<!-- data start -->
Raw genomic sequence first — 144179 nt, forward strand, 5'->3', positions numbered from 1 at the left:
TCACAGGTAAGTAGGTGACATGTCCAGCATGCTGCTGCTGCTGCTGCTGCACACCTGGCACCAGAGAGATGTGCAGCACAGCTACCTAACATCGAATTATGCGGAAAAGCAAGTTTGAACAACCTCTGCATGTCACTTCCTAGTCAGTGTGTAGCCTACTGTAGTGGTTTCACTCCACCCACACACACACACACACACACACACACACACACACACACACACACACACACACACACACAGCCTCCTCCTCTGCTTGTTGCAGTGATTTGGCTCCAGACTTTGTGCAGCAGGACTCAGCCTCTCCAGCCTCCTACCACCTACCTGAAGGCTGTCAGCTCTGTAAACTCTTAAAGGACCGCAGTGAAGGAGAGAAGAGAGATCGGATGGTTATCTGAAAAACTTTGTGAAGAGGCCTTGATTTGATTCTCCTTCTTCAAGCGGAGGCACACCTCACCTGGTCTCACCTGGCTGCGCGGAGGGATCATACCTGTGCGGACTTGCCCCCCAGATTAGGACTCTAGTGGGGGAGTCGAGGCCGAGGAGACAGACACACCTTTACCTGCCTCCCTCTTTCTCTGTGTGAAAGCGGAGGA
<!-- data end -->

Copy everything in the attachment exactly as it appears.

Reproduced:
Raw genomic sequence first — 144179 nt, forward strand, 5'->3', positions numbered from 1 at the left:
TCACAGGTAAGTAGGTGACATGTCCAGCATGCTGCTGCTGCTGCTGCTGCACACCTGGCACCAGAGAGATGTGCAGCACAGCTACCTAACATCGAATTATGCGGAAAAGCAAGTTTGAACAACCTCTGCATGTCACTTCCTAGTCAGTGTGTAGCCTACTGTAGTGGTTTCACTCCACCCACACACACACACACACACACACACACACACACACACACACACACACACACACACACACAGCCTCCTCCTCTGCTTGTTGCAGTGATTTGGCTCCAGACTTTGTGCAGCAGGACTCAGCCTCTCCAGCCTCCTACCACCTACCTGAAGGCTGTCAGCTCTGTAAACTCTTAAAGGACCGCAGTGAAGGAGAGAAGAGAGATCGGATGGTTATCTGAAAAACTTTGTGAAGAGGCCTTGATTTGATTCTCCTTCTTCAAGCGGAGGCACACCTCACCTGGTCTCACCTGGCTGCGCGGAGGGATCATACCTGTGCGGACTTGCCCCCCAGATTAGGACTCTAGTGGGGGAGTCGAGGCCGAGGAGACAGACACACCTTTACCTGCCTCCCTCTTTCTCTGTGTGAAAGCGGAGGA